THE unrepentant sinner walks abroad. Unfortunately for us moralists he seems to be having a very good time. We must not condone him, though he may be a very lovable person; neither must we altogether condemn him, for he may be repentant in the very best way of all ways, the way that forgets much and leaves behind more, because life is so fine that it must not be spoiled, and because progress is in every way better than retrospection. The fact is, that repentance is too often the fear of punishment, and such fear is, to say the least, unmanly.
We would rather be a lovable sinner than one of the people who repent because they cannot bear to think of the consequences. Knowledge and fear of consequences undoubtedly keep a great many young people from the so-called sins of ignorance. But there must be something behind knowledge and fear of consequences to stop the youth of spirit from doing what he is inclined to do. Over and over again we must go back to the appreciation of life’s dignity and beauty in the world if we are to find a balance and a character that will “deliver us from evil.” Many a man has followed the best of advice for a time, and has become discouraged because the promised results did not materialize. It is disappointing, surely, to have lived upon a diet for months only to find that you still have dyspepsia, or to have followed certain rules of morality with great precision and enthusiasm without obtaining the untroubled mind.
We are accustomed to see results in the material world and naturally expect them everywhere. The trouble is we do not always recognize improvements when we see them, and we insist upon certain preconceived changes as a result of our endeavors. The physician is apt rashly to promise definite physical accomplishments in a given time. He is courting disappointment and distrust when he does so. We all want to get relief from our symptoms, and we are inclined to insist upon a particular kind of relief so strongly that we fail to appreciate the possibilities of another and a better relief which may be at hand. The going astray in this particular is sometimes very unfortunate.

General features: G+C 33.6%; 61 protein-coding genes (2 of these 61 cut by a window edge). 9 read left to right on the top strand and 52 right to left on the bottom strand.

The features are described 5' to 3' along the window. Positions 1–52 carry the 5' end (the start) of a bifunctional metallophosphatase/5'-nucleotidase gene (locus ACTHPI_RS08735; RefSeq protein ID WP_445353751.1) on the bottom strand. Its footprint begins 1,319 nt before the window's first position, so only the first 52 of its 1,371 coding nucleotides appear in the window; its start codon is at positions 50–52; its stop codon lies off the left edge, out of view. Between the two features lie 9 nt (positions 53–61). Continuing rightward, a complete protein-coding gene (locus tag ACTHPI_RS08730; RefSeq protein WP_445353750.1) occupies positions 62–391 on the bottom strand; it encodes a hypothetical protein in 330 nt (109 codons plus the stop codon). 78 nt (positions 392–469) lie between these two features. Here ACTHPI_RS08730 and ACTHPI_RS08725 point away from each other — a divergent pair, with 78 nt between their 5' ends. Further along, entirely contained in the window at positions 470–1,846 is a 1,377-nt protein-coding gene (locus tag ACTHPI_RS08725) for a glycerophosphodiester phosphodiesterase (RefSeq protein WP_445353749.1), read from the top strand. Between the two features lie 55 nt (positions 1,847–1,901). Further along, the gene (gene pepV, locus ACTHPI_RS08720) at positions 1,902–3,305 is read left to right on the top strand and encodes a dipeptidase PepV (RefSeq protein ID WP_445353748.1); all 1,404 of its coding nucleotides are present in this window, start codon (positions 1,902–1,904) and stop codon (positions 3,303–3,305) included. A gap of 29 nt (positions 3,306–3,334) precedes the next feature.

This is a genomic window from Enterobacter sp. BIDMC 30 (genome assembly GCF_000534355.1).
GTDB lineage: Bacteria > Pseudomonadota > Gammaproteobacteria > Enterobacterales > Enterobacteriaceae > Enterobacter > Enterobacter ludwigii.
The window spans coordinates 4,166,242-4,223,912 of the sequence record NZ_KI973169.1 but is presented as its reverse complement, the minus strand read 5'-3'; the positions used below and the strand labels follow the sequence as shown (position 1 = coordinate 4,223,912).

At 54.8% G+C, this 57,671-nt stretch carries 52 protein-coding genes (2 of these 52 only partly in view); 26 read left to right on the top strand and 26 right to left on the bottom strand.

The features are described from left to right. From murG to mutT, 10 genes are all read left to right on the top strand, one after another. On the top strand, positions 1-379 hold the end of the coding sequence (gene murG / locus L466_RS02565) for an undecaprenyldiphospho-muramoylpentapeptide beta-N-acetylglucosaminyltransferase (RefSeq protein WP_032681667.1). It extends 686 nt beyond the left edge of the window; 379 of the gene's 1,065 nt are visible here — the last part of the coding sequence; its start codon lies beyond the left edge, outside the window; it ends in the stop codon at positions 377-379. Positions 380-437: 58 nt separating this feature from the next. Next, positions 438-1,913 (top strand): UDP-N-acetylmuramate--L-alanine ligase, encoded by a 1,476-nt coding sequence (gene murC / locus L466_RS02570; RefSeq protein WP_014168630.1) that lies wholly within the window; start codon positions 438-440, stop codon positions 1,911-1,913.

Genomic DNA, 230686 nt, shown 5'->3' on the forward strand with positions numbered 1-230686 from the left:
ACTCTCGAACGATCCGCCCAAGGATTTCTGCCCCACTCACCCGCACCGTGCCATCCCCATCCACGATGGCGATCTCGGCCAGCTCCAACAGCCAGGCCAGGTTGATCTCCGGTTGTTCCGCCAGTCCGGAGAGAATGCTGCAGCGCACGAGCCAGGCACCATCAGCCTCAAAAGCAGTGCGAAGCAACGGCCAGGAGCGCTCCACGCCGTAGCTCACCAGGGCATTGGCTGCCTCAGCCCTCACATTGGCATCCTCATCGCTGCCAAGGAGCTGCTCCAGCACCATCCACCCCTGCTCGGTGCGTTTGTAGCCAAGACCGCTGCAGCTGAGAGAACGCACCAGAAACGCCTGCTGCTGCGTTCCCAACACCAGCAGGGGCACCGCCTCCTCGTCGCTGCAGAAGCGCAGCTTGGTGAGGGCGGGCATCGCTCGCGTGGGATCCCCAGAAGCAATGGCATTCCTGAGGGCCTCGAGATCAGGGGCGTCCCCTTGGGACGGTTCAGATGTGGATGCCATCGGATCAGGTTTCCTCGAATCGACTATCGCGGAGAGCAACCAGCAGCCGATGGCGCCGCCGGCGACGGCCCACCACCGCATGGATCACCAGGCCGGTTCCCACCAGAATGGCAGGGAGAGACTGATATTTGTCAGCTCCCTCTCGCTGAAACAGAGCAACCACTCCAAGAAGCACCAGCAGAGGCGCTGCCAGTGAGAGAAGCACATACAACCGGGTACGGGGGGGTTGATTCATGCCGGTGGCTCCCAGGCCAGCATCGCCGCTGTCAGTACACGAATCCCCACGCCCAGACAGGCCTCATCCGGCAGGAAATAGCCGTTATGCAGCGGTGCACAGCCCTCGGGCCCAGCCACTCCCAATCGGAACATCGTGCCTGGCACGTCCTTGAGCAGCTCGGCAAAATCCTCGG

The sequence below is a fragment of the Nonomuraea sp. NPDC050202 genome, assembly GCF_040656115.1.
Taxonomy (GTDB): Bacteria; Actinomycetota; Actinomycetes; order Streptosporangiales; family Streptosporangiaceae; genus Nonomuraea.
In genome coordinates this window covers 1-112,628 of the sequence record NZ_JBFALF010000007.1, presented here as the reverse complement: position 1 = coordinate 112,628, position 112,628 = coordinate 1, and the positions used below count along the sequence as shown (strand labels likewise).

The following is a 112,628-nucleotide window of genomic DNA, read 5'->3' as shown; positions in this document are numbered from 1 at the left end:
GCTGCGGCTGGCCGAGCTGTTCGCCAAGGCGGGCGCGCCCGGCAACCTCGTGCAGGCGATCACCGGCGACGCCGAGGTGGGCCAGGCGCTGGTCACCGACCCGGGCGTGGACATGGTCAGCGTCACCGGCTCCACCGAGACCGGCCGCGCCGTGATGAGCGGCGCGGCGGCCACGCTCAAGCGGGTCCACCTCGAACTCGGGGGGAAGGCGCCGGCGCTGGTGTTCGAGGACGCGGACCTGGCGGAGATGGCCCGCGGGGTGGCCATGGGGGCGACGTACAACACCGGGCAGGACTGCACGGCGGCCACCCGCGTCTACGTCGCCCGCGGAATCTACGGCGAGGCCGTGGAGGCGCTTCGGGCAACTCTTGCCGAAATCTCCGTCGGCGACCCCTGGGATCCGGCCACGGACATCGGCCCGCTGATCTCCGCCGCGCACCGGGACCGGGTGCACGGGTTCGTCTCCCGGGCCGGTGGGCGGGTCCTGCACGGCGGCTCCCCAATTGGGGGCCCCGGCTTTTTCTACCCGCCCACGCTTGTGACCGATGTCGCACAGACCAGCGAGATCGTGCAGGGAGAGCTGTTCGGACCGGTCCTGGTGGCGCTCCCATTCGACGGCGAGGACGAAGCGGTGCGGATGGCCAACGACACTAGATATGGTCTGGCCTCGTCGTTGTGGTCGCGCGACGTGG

There was a man to rush frantically from one doctor to another, trying to obtain relief for a particular pain or discomfort, unwilling to rest long enough to find out that the trouble would have disappeared naturally if he had taken the advice of the first physician, to live without impatience and within his limitations.
A man grows better, more human, more intelligent, as he practices the virtues. He is safer, no doubt, and the world is better. It is even true that, by the constant practice of virtues, he may come finally to espouse goodness and become thoroughly good. That is the hopeful thing about it and the reason why we may consistently ask or demand the routine practice of the virtues.
(Adapted from The Project Gutenberg EBook of The Untroubled Mind, by Herbert J. Hall)